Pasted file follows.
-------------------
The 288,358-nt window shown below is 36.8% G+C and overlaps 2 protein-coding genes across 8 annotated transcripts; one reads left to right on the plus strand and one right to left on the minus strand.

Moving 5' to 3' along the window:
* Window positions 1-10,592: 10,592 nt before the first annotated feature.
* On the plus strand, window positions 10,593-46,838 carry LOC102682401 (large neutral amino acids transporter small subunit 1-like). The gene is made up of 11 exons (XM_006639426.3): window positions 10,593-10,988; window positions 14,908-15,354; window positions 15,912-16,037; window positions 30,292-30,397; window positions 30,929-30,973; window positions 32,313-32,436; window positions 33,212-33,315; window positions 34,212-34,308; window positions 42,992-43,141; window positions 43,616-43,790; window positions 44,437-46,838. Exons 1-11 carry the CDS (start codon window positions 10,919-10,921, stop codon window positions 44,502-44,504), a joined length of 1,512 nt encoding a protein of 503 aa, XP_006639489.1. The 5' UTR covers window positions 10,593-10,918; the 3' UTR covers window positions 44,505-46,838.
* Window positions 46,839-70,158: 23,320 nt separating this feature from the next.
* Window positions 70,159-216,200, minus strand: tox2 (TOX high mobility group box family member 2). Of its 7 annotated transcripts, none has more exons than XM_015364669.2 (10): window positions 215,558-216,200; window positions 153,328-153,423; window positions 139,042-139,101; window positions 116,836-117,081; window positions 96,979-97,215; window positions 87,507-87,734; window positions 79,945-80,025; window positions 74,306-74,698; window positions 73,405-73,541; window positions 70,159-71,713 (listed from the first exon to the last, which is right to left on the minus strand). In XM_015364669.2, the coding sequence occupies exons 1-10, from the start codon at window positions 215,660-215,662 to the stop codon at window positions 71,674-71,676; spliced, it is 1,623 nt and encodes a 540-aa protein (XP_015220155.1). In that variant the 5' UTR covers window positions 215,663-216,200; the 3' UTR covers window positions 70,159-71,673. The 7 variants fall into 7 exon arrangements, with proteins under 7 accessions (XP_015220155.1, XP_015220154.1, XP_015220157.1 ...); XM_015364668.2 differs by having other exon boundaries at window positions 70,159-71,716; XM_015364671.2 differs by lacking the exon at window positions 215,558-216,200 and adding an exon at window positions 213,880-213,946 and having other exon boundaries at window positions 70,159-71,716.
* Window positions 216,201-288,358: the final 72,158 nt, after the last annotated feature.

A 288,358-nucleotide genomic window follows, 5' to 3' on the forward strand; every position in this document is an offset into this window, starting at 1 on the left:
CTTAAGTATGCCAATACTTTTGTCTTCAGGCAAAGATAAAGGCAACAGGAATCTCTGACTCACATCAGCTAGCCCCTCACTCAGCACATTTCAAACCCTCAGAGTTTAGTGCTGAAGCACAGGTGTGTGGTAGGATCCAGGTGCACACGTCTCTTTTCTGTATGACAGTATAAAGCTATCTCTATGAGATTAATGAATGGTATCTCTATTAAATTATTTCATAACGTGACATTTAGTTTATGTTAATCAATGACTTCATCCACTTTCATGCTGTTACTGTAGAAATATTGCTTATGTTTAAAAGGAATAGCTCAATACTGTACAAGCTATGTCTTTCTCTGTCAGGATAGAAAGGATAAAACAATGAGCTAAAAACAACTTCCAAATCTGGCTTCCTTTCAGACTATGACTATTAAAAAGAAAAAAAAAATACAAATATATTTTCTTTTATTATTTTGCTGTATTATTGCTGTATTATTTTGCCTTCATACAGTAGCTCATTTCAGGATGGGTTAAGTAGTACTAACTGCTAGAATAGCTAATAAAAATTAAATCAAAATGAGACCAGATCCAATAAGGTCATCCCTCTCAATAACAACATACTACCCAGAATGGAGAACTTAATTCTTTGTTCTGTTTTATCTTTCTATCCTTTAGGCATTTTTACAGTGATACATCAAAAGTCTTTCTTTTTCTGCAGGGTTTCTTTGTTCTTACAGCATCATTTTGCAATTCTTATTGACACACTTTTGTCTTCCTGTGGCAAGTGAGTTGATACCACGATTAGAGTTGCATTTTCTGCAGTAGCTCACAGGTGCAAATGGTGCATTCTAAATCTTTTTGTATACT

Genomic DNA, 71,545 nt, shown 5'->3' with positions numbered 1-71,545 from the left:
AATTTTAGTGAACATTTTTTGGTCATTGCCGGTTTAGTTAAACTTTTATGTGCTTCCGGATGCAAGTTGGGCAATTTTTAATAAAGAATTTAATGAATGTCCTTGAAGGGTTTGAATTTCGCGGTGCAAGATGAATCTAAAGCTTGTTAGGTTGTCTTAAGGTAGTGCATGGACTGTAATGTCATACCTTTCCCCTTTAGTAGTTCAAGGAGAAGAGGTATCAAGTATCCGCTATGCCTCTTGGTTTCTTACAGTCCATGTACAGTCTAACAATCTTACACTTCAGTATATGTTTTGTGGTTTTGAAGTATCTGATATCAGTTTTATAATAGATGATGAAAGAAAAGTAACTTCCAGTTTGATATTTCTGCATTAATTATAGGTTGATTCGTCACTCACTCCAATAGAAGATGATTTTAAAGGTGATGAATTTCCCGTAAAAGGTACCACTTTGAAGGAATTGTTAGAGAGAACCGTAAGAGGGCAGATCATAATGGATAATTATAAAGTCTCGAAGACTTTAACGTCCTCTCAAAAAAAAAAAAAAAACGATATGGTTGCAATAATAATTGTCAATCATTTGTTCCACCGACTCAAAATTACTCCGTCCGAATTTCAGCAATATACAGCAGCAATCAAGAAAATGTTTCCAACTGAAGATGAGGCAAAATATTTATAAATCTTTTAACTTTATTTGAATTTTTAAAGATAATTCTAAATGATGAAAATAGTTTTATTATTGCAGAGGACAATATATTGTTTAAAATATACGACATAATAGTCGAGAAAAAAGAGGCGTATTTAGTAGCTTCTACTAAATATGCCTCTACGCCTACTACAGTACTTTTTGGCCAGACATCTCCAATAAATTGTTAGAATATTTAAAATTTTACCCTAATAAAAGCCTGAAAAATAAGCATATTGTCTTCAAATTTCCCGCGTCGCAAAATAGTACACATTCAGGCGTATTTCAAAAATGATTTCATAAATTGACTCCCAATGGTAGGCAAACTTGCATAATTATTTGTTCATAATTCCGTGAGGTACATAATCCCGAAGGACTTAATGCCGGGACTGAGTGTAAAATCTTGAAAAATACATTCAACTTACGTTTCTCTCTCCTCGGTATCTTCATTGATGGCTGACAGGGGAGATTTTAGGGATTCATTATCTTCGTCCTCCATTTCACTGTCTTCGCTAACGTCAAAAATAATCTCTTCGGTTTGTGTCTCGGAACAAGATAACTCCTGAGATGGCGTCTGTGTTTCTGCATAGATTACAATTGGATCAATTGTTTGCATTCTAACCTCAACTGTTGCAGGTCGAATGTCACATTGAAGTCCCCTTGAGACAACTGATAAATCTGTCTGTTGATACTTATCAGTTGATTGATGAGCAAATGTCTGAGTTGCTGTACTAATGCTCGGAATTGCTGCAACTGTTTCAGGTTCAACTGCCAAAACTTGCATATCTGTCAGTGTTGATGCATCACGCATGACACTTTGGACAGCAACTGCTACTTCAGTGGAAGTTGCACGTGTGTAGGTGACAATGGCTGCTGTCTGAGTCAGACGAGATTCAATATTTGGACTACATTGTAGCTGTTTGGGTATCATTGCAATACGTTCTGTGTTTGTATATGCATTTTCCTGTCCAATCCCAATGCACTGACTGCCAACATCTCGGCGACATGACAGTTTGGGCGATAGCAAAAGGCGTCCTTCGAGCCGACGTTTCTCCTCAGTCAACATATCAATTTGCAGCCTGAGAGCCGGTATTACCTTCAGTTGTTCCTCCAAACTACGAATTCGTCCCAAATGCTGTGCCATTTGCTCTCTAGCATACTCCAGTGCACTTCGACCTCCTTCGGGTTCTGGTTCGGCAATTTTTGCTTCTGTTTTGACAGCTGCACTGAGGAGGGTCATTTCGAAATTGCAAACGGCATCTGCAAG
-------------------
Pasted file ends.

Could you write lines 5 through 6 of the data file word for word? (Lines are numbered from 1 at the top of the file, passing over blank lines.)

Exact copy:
* Window positions 46,839-70,158: 23,320 nt separating this feature from the next.
* Window positions 70,159-216,200, minus strand: tox2 (TOX high mobility group box family member 2). Of its 7 annotated transcripts, none has more exons than XM_015364669.2 (10): window positions 215,558-216,200; window positions 153,328-153,423; window positions 139,042-139,101; window positions 116,836-117,081; window positions 96,979-97,215; window positions 87,507-87,734; window positions 79,945-80,025; window positions 74,306-74,698; window positions 73,405-73,541; window positions 70,159-71,713 (listed from the first exon to the last, which is right to left on the minus strand). In XM_015364669.2, the coding sequence occupies exons 1-10, from the start codon at window positions 215,660-215,662 to the stop codon at window positions 71,674-71,676; spliced, it is 1,623 nt and encodes a 540-aa protein (XP_015220155.1). In that variant the 5' UTR covers window positions 215,663-216,200; the 3' UTR covers window positions 70,159-71,673. The 7 variants fall into 7 exon arrangements, with proteins under 7 accessions (XP_015220155.1, XP_015220154.1, XP_015220157.1 ...); XM_015364668.2 differs by having other exon boundaries at window positions 70,159-71,716; XM_015364671.2 differs by lacking the exon at window positions 215,558-216,200 and adding an exon at window positions 213,880-213,946 and having other exon boundaries at window positions 70,159-71,716.